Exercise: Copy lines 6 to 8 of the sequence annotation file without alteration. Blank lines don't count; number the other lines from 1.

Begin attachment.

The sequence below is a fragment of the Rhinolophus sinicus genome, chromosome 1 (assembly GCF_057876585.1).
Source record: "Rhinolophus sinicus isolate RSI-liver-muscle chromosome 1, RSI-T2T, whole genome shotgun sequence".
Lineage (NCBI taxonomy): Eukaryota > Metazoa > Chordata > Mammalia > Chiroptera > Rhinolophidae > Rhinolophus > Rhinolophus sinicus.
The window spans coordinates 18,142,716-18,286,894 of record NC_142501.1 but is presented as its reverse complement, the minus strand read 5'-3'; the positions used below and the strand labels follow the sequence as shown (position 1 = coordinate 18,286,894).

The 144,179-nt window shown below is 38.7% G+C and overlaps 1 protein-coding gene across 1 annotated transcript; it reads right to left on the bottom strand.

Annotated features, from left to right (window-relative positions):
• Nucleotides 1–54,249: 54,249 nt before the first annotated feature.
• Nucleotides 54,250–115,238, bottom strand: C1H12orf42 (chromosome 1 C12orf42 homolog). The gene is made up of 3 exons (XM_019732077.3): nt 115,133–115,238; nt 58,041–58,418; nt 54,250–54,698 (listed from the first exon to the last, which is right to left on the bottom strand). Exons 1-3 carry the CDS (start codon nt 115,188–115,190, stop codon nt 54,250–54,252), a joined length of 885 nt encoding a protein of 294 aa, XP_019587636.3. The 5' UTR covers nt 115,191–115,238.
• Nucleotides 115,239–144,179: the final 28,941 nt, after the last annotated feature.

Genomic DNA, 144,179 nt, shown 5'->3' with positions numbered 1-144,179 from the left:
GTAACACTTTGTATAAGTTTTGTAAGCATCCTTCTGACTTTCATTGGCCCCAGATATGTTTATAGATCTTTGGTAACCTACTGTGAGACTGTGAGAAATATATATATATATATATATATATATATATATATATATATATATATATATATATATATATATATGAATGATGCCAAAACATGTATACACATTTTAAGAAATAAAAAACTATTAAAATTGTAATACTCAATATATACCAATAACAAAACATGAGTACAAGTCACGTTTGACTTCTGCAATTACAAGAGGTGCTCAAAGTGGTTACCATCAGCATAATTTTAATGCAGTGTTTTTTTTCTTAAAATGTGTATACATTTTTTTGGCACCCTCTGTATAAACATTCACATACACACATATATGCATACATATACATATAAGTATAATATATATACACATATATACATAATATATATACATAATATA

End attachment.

Annotated features, from left to right (window-relative positions):
• Nucleotides 1–54,249: 54,249 nt before the first annotated feature.
• Nucleotides 54,250–115,238, bottom strand: C1H12orf42 (chromosome 1 C12orf42 homolog). The gene is made up of 3 exons (XM_019732077.3): nt 115,133–115,238; nt 58,041–58,418; nt 54,250–54,698 (listed from the first exon to the last, which is right to left on the bottom strand). Exons 1-3 carry the CDS (start codon nt 115,188–115,190, stop codon nt 54,250–54,252), a joined length of 885 nt encoding a protein of 294 aa, XP_019587636.3. The 5' UTR covers nt 115,191–115,238.